I was frightened the first time I went through a similar process: “Shoshana! I mean Betzalel! TL! Gilit! Anna! Oriel! No, Mikey! Take out the garbage!” I knew my children quite well. I named them. There I was having trouble getting the correct name. I’ve hear my siblings do the same thing with their children, but as with me, never with grandchildren.
I mentioned my experience to my friend Rabbi David W. who laughed as he remembered his mother going through the same process, although with a shorter list. His theory is that when parents are ordering their children to do something, they cease to see their offspring as individuals, and treat them as, in his words, “Child labor.”
One of my uncles, a wise and righteous man with nine children, was filling out a form on which he had to list all his children, and he forgot the name of one. (He never told anyone which name he forgot.) His theory was that he was so focused on his responsibilities at the moment, that he forgot to view his children as individuals.
I can’t count the number of times I heard parents tell a story about one of their children only to be corrected by their kids as to which child was the real subject of the story. I don’t believe that my friend’s theory about child labor, or my uncle’s explanation of responsibilities, explains all the instances when parents forget a child’s name.
Our portion tells the tale of a father who has forgotten his child’s name: The man who, in financial desperation, sells his daughter as a slave. I find it astounding that the Torah chooses this tragic story as the context to teach a husband’s obligations to his wife: 1) Love, 2) Food, and 3) Clothing.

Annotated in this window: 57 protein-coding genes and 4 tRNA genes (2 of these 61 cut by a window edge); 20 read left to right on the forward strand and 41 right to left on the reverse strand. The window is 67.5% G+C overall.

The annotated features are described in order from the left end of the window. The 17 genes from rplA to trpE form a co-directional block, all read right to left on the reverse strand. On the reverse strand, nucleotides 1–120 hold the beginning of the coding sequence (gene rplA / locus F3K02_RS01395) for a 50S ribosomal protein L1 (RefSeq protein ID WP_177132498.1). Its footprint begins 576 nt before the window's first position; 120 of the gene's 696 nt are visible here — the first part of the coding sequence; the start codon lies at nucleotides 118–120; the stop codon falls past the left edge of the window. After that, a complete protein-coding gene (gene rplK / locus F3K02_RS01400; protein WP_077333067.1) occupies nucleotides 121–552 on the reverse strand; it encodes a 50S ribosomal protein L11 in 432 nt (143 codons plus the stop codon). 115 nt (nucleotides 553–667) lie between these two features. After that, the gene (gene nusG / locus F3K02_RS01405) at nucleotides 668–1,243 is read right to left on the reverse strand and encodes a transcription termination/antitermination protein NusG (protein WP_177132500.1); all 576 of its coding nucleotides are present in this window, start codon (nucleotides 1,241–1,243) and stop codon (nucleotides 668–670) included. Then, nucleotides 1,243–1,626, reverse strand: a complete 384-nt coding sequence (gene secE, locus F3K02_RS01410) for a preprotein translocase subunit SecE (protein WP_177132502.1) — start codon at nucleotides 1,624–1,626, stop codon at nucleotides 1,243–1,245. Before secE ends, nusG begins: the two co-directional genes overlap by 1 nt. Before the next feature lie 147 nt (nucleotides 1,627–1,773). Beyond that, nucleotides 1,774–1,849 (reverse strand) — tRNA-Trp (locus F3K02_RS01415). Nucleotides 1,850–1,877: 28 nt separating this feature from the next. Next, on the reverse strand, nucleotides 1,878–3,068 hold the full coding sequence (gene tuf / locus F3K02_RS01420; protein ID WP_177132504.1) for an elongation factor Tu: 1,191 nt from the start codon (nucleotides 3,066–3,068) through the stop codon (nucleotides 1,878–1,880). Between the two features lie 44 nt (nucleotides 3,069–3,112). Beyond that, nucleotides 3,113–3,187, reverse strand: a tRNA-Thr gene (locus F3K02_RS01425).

The sale of a daughter comes with the understanding that the purchaser or his son will marry the girl/woman. The desperate father is compelled to consider his daughter’s future at that horrible moment. He may not sell her to someone who will simply use her as a maidservant. She may not work as a maidservant after she becomes a woman at twelve-years-old.
She may only be sold to work for a man who is willing to make a lifelong commitment to her. Only such a commitment allows the purchase of the maidservant. She is not “purchased” for her work; there are limitations to how much work we can expect from such a young girl.
The “Purchase” must be a statement of commitment: “I will care for you more than you experienced from your father. He may have forgotten your name. I never will. My commitment extends ‘beyond’ your father’s.” That ‘beyond’ is inherent in every marriage; it is a promise of more, better, beyond. The ‘beyond’ means that a marriage will never remain what it was yesterday. It will always be a promise and an expectation of more.
The husband’s obligations are presented as a negative commandment: He may not deprive her of HER food, HER Clothing, Her Time. A relationship that lacks the commitment of ‘beyond’ will soon lead to deprivation – a loss of what is already there. The Torah is telling us that it is either “beyond” or “Do not deprive.” There is no middle ground.
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